Have you ever heard of the movie, The Grey? The basic premise is that Liam Neeson fights for survival as he faces a pack of starving wolves that hunt him. A few weeks ago, I had a similar experience while walking through the timber at dusk. I knew how Liam felt with just a couple exceptions:
- It was coyotes, not wolves.
- I ran like a chicken. We’re not talking ‘it’s time to go, and your mom just used your middle name’ kind of hustle. I ran as if I’d just realized I was a red shirt-wearing extra on Star Trek.
If you’ve ever heard coyotes howl, you know it can raise the hair on the back of your neck even if they’re a mile away. Well, this was a pack and they were only 40-60 yards away…and they weren’t howling. They were on the trail of prey and closing in quickly with excited yelps.
Nado, my old dog, bravely stepped between them and me, snarling his fiercest warning. He held his ground with hackles raised. Well, he held his ground until the human holding his leash had sprinted to the end of the rope’s slack and practically yanked him off his feet as she fled, dragging him with her. In fairness, I was yelling, “To me! To me! To me!” the whole time, but apparently he couldn’t hear me over his snarling or the coyotes yipping. The jokester part of my brain (it seldom shuts down) harassed me, “That a way. Call the coyotes to you.”
Nado is old and not used to running at night, so he kept tripping over roots and sticks. Just as I was about to hoist him over my shoulders, we burst out of the timber and into the lighted edge of the nearest farm. The coyotes suddenly shifted direction. I was relieved until I realized the cabin I was staying in was in their path, and I’d left the door open with only a screen between my cats and them.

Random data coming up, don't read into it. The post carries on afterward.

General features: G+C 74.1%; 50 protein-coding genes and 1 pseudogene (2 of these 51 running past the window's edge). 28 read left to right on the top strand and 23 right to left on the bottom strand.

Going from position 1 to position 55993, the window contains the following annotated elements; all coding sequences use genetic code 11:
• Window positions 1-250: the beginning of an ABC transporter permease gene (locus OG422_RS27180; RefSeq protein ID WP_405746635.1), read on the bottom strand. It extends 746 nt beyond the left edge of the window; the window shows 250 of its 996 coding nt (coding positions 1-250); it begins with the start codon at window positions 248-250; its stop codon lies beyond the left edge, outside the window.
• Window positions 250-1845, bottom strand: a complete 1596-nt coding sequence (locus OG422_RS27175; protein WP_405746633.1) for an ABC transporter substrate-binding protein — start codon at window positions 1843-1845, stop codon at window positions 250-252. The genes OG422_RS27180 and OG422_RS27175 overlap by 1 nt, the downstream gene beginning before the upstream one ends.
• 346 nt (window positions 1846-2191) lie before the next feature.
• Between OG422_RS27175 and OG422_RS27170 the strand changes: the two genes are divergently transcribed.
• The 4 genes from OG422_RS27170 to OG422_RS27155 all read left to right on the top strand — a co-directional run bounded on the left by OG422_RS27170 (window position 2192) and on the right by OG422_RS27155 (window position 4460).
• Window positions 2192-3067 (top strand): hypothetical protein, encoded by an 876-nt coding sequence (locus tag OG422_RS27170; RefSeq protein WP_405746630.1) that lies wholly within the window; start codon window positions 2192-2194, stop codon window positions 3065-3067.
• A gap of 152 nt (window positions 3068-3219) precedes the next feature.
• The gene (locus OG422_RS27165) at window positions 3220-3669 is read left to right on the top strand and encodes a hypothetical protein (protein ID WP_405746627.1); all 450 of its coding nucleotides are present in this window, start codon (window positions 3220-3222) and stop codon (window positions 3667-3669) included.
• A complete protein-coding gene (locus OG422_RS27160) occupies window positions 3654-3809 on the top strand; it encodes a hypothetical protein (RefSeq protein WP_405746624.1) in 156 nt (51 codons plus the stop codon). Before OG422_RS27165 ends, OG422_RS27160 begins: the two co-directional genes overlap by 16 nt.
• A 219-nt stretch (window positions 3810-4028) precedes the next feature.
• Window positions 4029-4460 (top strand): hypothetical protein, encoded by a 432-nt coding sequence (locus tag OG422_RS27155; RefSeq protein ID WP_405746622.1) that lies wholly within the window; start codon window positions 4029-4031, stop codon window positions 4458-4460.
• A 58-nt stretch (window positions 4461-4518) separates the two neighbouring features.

I’m a rational person, and I grew up with coyotes howling in our timber and pastures. Even as my feet were flying over the ground, my brain was trying to make sense of coyotes attacking a human and dog at a time of year when other prey was still abundant.
Rational or not, I opted to ask for a ride back to the cabin where I was staying—telling myself the whole way that there was no way the coyotes would risk breaking into a home this time of year just for a couple of cats. To my horror, they started the hunting yelps again at exactly the wrong timing. When I made it to the cabin, the cats’ dilated eyes looked as though it had been a bad day at the optometrist’s office, and they jumped into my arms the moment I came through the door…but they were unharmed.
The next morning, I went back to where I thought I’d initially heard the coyotes. They were, indeed, just about 40-60 yards away when they started the chase. They had been crashing through the timber and gaining on us too. With a closer look, it appears that the pack startled a deer that just happened to flee in the exact same direction of Nado’s and my walk. When Nado and I made it out of the timber and into the light, the deer saw us and shifted direction back through the timber and toward the cabin. The coyotes must have temporarily lost the deer, and then picked up its trail several yards below the cabin. Nado and I were probably never in any real danger except for tripping over a tree root in the darkness.
The moral of the story: Exercising with others really can motivate you to push yourself harder.
Next in the misadventures series: Hidden sex-appeal